It doesn’t take a fashion insider to recognize that when it comes to plus-size and transgender women, as well as gender nonconforming people, Victoria’s Secret would rather maintain a closed door policy. Since the brand’s first runway show at the Plaza Hotel in New York City in August 1995, not a single plus-size or out transgender or gender nonconforming person has walked in the show’s 23-year history.
The reality that Victoria’s Secret discriminates against plus-size, transgender and gender nonconforming people became explicitly clear after L. Brands’ chief marketing officer Ed Razek gave a telling interview with Vogue published on Thursday. (Victoria’s Secret is the flagship brand under fashion retailer L. Brands’ portfolio, which once included plus-size retailer Lane Bryant until the company was sold in 2002.)
The headline for the Victoria’s Secret profile, written by Nicole Phelps — “’We’re Nobody’s Third Love, We’re Their First Love’ - The Architects of the Victoria’s Secret Fashion Show Are Still Banking on Bombshells” — did nothing to indicate controversy. But a Jezebel story released on Friday titled “Victoria’s Secret Doesn’t Want Plus-Size or Trans Women Walking the Runway,” cut out Vogue’s attempt at relationship maintenance in favor of highlighting a buried-in-plain-sight truth.
On addressing the industry shift of recognizing a more diverse consumer, Razek said this:
I think we address the way the market is shifting on a constant basis. If you’re asking if we’ve considered putting a transgender model in the show or looked at putting a plus-size model in the show, we have. We invented the plus-size model show in what was our sister division, Lane Bryant. Lane Bryant still sells plus-size lingerie, but it sells a specific range, just like every specialty retailer in the world sells a range of clothing. As do we. We market to who we sell to, and we don’t market to the whole world. We attempted to do a television special for plus-sizes [in 2000]. No one had any interest in it, still don’t.
He quickly pivoted to spouting overt lies, saying “Our show is the only branded special in the world, seen in 190 countries, by 1 billion 6 million people; 45% more people saw it last year than the year before.” In truth, the 2017 show sunk nearly 30% from its previous 2016 low pulling in just under 5 million viewers, according to the Hollywood Reporter. Sales, similarly, continue to slip at staggering rates.
Doubling down on the hateful speech, Razek used the justification of the show being “fantasy” to excuse the lack of casting of transgender models (whom he called “transsexuals,” a term that is often but not always considered pejorative). “Shouldn’t you have transsexuals in the show? No. No, I don’t think we should,” he said. “Well, why not? Because the show is a fantasy. It’s a 42-minute entertainment special. That’s what it is.”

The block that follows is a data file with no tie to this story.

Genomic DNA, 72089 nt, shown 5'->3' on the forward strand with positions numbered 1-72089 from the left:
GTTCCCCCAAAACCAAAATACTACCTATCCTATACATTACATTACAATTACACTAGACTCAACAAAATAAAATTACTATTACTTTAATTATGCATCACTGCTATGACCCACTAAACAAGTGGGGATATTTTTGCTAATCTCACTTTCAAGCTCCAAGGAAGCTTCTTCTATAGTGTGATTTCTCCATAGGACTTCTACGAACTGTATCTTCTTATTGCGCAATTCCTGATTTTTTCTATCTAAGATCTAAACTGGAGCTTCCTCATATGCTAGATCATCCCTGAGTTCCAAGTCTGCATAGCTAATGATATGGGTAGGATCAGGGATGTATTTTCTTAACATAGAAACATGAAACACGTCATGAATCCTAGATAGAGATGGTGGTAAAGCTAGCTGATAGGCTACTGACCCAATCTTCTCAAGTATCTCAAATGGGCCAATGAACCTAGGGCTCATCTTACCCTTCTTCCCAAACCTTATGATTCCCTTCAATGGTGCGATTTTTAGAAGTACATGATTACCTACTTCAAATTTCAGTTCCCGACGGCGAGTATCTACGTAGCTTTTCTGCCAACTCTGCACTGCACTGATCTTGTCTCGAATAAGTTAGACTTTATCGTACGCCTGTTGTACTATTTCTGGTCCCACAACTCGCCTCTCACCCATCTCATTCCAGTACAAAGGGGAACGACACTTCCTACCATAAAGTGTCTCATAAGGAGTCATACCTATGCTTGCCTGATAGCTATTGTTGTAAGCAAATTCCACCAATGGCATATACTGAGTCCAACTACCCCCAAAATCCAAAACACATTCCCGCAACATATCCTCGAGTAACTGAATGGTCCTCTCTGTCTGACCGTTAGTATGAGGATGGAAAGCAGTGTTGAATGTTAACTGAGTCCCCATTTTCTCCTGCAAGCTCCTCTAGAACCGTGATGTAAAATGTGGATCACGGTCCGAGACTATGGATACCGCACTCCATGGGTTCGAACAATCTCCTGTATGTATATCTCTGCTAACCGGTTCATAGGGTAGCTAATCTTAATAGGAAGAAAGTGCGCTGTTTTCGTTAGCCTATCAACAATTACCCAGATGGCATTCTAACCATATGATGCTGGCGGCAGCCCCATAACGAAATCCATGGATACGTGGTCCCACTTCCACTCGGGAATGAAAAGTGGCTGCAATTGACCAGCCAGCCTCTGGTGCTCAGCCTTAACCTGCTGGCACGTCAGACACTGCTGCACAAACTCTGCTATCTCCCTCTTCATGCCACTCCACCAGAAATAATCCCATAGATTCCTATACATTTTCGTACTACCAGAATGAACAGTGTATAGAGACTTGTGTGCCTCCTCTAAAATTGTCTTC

This was a powerful white man — caught on the record — asserting a disregard for truth and an unflappable arrogance toward the livelihood of other human beings. Sound familiar?
By Friday night, after the backlash had escalated to an untenable degree, Razek, through Victoria’s Secret’s Twitter account, issued a rare apology. The four-sentence message addressed the comment surrounding trans women, saying he would cast trans women despite never having done so, and ignored that he had said nobody had any interest in plus-size women.
In what could be perceived as a rebuke of the statements, current Victoria’s Secret model Kendall Jenner — arguably their most high-profile employee — shared an Instagram story over the weekend of a pin with the words “celebrate trans women.” Former VS models Karlie Kloss and Lily Aldridge shared an art piece from activist Wednesday inscribed with the words “Trans and GNC people are not a debate.” Similarly to Rezak’s apology, no mention was made of plus-size women.
It is worth noting here that there are systems in place that can put real monetary consequences on those that choose to speak out against a brand as high profile as Victoria’s Secret. Speaking out can affect other brands’ and companies’ willingness to take on a certain model as a client. Silence from VS models should not be seen as overt complicity. While VS models past and present remained largely silent, others did not.
The thing about many plus-size, transgender and gender nonconforming people is that, thanks largely to social media, their thoughts, feelings and opinions can no longer be as easily subjugated. Another thing about these communities, many of which so often intersect, is that when asked for comment, so many of them are often ready to speak out.
For plus-size and curve women, as well as women whose bodies are not tall, skinny and waifish, Victoria’s Secret’s discrimination extends beyond runway casting. In 2016, model Erin Heatheron quit the show citing her being told to lose weight. Later that year, Mic reported on Victoria’s Secret’s need to cover up the baby bumps of its pregnant models. And then there are more recent headlines: “Victoria’s Secret May Be Dying — But for Plus-Size Women It Never Really Lived,” InStyle’s Amanda Richards wrote in July. Cosmo even published a recent essay from writer Laura Capon “calling bullshit” on the omitting of plus-size models. Even the opener to the New York Times piece by Vanessa Friedman on the brand — ”Victoria’s Secret Is Trying to Change With the Times. Or Is It?” — questioned the lifespan of the brand’s dominance.
So what happens next? While the show itself won’t air until Dec. 2, it taped earlier in November, and therefore has produced receipts on what to expect on inclusion headways (there will be no firsts). But what about after that?
If precedent is any indication, nothing from VS will change. What might change, however, is another brand, one more culturally attuned, could take an entity already grasping at relevancy, dethrone it and from its ashes build something beautiful.